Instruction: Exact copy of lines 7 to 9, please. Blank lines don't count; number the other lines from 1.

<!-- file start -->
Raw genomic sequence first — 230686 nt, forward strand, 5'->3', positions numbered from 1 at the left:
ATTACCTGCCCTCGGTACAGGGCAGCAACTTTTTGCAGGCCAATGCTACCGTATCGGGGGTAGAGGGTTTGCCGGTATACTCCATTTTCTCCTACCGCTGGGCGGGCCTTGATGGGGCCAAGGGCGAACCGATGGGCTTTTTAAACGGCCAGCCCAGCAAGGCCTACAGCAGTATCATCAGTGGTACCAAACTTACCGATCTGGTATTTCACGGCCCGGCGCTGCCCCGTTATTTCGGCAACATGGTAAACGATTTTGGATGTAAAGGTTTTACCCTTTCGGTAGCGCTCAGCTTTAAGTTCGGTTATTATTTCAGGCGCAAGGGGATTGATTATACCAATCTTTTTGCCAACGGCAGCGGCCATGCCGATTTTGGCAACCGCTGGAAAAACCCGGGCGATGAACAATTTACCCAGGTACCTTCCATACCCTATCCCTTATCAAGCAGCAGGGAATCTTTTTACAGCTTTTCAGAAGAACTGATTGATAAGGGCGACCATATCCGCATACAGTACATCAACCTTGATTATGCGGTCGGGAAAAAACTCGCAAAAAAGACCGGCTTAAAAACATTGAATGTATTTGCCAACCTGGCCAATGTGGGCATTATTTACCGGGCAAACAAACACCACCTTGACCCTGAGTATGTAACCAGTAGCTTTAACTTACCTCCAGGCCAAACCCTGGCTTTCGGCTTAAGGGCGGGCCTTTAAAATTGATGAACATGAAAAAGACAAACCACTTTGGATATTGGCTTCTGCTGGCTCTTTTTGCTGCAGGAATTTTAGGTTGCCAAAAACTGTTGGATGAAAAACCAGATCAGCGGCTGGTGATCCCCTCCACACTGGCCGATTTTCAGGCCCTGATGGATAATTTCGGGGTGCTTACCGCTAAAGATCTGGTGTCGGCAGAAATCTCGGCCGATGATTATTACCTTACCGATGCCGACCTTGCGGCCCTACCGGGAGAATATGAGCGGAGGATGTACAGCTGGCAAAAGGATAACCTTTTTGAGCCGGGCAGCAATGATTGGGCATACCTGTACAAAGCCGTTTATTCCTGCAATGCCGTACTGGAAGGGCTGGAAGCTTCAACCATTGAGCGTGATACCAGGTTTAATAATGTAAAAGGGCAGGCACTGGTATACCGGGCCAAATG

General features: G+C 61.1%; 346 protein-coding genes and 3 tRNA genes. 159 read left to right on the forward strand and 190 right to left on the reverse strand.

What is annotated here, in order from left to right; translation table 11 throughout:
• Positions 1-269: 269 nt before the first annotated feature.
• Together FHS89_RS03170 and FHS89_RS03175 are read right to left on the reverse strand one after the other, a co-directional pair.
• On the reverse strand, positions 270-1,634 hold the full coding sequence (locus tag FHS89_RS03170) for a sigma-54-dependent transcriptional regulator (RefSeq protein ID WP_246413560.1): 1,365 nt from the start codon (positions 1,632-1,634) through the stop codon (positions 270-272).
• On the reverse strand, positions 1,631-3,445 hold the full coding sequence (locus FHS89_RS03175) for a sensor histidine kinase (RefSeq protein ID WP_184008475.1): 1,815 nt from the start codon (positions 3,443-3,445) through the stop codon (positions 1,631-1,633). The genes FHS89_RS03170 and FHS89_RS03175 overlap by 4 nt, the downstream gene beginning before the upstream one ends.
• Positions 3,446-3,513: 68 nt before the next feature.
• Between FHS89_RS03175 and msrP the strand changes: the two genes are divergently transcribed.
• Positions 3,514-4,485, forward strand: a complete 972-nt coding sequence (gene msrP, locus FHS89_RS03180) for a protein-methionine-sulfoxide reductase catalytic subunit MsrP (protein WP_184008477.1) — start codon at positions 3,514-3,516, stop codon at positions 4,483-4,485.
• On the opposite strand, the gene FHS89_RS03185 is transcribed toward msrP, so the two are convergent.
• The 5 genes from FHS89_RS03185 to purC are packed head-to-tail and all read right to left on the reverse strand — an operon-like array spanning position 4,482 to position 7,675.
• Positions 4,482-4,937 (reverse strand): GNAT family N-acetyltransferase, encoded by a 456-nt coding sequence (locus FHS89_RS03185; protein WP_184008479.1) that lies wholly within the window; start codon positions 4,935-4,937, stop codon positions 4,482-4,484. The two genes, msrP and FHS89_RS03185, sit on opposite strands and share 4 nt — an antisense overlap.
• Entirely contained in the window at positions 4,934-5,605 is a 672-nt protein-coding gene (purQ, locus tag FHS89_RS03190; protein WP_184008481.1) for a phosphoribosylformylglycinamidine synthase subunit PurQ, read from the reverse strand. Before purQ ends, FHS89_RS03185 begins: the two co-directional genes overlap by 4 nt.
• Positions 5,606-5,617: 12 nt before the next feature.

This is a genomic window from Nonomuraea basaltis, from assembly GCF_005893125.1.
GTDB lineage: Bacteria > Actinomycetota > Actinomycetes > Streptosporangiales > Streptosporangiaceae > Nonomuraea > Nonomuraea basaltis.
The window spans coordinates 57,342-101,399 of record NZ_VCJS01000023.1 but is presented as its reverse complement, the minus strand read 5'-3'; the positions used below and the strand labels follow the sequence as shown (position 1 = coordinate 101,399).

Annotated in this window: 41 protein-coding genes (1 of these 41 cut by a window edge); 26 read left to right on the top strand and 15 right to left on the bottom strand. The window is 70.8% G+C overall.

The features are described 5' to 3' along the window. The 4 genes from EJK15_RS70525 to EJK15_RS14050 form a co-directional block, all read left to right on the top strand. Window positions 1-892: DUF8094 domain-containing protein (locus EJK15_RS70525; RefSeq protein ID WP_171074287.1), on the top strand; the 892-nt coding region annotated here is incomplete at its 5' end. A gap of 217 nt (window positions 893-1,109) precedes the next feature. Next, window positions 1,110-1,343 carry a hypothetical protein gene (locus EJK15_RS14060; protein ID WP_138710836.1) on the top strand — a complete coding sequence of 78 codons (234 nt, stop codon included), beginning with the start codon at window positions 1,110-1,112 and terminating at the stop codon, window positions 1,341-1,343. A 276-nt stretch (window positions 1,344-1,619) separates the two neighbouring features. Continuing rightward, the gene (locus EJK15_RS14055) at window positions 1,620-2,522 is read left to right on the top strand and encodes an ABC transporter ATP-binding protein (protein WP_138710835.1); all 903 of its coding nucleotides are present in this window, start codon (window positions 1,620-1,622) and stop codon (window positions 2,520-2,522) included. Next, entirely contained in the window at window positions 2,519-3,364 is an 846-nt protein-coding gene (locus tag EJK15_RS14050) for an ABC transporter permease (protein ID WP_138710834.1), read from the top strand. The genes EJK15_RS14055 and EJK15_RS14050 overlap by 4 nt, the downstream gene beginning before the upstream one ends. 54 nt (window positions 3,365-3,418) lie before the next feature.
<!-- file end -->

• On the reverse strand, positions 270-1,634 hold the full coding sequence (locus tag FHS89_RS03170) for a sigma-54-dependent transcriptional regulator (RefSeq protein ID WP_246413560.1): 1,365 nt from the start codon (positions 1,632-1,634) through the stop codon (positions 270-272).
• On the reverse strand, positions 1,631-3,445 hold the full coding sequence (locus FHS89_RS03175) for a sensor histidine kinase (RefSeq protein ID WP_184008475.1): 1,815 nt from the start codon (positions 3,443-3,445) through the stop codon (positions 1,631-1,633). The genes FHS89_RS03170 and FHS89_RS03175 overlap by 4 nt, the downstream gene beginning before the upstream one ends.
• Positions 3,446-3,513: 68 nt before the next feature.